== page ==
Coping with disability poses multiple challenges


Disability does not mean inability.

This has become such a hackneyed phrase in the local media that hardly an article is written on a disabled person’s achievements that does not feature this phrase.

Perhaps it indicates the writer’s surprise at what disabled people can achieve despite the limitations their disability imposes, surprise perhaps because those who are able-bodied find it difficult to imagine how they would manage if deprived of the use of one or more of their limbs or faculties.

When a normally active person becomes suddenly disabled through an accident, a lot of adjustment is required.

Not only does the person perhaps have to learn how to manage physical tasks in a different way, but there is almost inevitably some emotional and psychological adjustment required.

That is why at the NSSA Workers’ Compensation Centre in Bulawayo a multidisciplinary approach is taken to rehabilitating those who have been seriously injured or disabled as a result of a workplace accident.

The multidisciplinary team at the centre includes physiotherapists, occupational therapists, rehabilitation technicians, a doctor, nurses, a social worker, vocational training officers and administrative and support staff.

For some of the injured workers referred to the centre, the task may be to learn how to walk again or to do things in a different way, with the assistance sometimes of various appliances, so that they can return to work.

For others the disability may be severe.

In addition to learning how to tackle physical tasks, they previously took for granted, they may have severe limitations to adjust to and may have to adjust to their friends,  colleagues and strangers regarding them in a different way.

They may face new challenges of self-image.

If they are unable to return to their former jobs, they may have to consider what new type of employment or self-employment they could embark on.

The centre offers vocational training to assist with this — though the vocational training may be provided at a later stage, after the individual has returned home or been resettled in a new environment.

Some injured workers may be unable to return to work and are likely living as lodgers or in rented accommodation, which they may no longer have sufficient means to pay for, they opt to be resettled at their rural homes.

NSSA, through its multidisciplinary team of professionals at the centre, assists with all phases of an injured worker’s rehabilitation.

This includes physical, emotional and psychological recovery, facilitation of adjustments in family relationships and relationships with colleagues, provision of various aids and equipment, facilitating resettlement and integration or reintegration into a village community, the adjustment of the home environment to suit the needs of the disabled person, the training and payment of care workers for those in need of constant care, the provision of vocational training and on-going support after the person has gone home.

When it comes to adjustment of the environment, this could include the provision of a wheelchair ramp and handrails in toilets and bathrooms or, in a rural environment, the building of a Blair toilet and levelling of uneven ground around the home.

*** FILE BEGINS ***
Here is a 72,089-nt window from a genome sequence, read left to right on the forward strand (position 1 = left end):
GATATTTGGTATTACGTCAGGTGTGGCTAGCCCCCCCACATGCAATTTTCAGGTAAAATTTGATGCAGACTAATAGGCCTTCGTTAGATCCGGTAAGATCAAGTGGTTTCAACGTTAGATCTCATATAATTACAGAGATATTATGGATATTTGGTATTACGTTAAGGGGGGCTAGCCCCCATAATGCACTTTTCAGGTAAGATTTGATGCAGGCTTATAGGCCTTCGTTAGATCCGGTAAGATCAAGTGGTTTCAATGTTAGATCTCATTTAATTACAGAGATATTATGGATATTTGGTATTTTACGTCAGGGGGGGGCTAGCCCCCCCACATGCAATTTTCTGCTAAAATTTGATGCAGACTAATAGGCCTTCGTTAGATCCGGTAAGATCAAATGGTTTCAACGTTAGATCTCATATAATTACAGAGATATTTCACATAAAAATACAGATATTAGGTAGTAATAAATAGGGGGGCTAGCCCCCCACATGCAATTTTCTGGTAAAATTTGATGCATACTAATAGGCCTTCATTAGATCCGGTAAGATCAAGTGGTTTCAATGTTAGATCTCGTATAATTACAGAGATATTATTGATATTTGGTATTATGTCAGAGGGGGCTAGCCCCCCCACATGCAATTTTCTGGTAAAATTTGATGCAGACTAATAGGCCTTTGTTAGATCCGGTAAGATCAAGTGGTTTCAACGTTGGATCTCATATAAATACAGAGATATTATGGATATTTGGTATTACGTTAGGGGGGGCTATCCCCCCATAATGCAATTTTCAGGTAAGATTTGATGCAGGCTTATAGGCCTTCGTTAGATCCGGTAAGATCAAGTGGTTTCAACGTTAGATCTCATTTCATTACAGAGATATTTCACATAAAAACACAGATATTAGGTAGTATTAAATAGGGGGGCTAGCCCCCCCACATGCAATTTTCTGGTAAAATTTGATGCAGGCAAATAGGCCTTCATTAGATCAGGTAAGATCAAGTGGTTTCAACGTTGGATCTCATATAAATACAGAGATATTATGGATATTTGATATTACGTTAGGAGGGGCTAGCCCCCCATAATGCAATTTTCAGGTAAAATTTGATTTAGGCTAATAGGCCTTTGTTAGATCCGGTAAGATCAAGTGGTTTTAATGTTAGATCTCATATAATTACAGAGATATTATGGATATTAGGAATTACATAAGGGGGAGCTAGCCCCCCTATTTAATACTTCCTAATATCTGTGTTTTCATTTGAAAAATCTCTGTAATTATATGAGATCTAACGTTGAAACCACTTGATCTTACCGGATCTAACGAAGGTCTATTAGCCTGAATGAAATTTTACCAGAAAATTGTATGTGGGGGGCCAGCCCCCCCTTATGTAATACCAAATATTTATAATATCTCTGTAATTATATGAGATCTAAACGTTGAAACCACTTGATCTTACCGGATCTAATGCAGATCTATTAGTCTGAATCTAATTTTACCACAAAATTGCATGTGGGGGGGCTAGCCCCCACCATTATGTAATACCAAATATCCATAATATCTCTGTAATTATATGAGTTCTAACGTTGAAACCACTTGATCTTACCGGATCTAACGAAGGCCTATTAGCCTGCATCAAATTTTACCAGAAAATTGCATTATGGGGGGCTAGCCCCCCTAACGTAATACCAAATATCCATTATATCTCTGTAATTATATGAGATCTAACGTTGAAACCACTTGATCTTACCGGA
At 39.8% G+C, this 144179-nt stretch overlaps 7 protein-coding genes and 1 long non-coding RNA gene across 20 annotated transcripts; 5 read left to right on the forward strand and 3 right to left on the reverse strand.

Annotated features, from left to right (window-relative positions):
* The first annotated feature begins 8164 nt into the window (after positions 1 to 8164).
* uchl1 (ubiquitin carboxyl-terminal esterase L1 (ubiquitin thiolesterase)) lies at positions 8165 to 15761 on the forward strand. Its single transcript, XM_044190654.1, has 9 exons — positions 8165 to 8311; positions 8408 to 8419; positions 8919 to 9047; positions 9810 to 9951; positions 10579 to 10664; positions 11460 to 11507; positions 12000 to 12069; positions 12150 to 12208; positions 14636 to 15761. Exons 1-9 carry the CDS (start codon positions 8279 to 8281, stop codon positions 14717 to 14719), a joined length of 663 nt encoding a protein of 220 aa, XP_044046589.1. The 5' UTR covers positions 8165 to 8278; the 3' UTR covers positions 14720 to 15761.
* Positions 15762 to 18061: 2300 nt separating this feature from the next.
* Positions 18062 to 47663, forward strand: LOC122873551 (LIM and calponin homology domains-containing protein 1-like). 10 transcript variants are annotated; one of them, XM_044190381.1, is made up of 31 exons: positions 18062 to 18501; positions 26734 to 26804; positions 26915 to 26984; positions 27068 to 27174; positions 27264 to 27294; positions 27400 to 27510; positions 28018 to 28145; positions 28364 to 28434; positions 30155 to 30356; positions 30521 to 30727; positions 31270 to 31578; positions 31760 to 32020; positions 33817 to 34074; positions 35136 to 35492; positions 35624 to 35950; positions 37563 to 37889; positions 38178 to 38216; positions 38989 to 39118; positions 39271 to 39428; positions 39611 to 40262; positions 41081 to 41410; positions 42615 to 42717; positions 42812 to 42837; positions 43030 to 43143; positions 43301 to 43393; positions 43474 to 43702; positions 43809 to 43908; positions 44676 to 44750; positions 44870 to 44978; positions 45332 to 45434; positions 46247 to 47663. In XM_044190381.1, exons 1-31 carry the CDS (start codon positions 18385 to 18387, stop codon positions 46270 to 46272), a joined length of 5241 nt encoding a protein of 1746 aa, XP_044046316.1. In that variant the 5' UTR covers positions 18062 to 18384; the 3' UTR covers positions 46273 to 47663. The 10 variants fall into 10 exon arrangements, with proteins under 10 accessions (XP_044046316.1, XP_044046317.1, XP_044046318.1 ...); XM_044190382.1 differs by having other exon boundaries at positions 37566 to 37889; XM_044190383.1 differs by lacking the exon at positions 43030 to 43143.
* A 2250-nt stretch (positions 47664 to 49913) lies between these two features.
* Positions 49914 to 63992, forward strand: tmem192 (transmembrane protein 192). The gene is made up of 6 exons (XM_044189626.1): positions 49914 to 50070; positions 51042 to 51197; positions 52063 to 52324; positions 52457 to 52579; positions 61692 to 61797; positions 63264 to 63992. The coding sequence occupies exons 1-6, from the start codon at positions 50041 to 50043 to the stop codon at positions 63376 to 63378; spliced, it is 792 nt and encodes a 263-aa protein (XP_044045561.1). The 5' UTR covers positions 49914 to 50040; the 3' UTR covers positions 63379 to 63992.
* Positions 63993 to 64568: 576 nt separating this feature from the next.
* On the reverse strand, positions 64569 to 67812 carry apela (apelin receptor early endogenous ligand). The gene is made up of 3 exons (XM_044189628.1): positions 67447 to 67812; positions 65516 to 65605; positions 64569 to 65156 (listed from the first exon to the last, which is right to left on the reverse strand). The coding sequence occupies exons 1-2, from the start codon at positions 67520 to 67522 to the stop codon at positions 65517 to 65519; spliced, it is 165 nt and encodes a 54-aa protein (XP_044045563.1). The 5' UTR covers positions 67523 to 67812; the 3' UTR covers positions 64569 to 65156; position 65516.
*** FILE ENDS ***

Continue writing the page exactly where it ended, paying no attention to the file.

Where vocational training is concerned, courses conducted at the centre include carpentry, leather craft, poultry and market gardening, metalwork and tailoring.

However, even with such training managing to make a living can be difficult.

Resources are required for self-employment in any of these trades.
The social worker at the rehabilitation centre who visits those who have been resettled in rural areas says the biggest challenge those he visits in rural areas face is poverty.

The Workers’ Compensation pension that disabled workers receive is helpful.

However, there is often school fees to be paid, as well as food and other living expenses to be met, leaving little for the capital and operational funds required for any self-employment project.
Even though, there are some success stories, particularly where there are supportive family members.

In one such family, a disabled worker was able to use the proceeds of a successful poultry and garden project to open a boutique in Victoria Falls.

Life is full of challenges for everyone.

For active workers who suddenly find themselves disabled, the challenges are enormous.

With the right support, however, most challenges can be overcome.
NSSA, through the Workers’ Compensation Insurance Fund and the Workers’ Compensation Rehabilitation Centre in Bulawayo and the professionals it employs there, provides support at multiple levels for those who have been left with disabling injuries as a result of work-related accidents.

It also works with families and community leaders to ensure those returning home or being resettled have the best possible chance of being reintegrated into their families and communities.

Such family and community support can be crucial to the ability of a disabled person to continue to contribute to the well-being of both family and society, despite the limitations the disability imposes on him or her.


  1. GOOD ADVICE: Do something for yourself, for your family. Don’t waste your time talking politics while others are enjoying their lives with money without politics. See how this Zimbabwean poor woman became a millionaire just by buying and selling solar panels to the people in rural areas/villages so they can have electricity easily and very cheaply. Very interesting. Go to SOLARTECH [dot] CO, not [dot] com, to see the methods and companies she was using. SOLARTECH [dot] CO, not [dot] com, Wake up Africans

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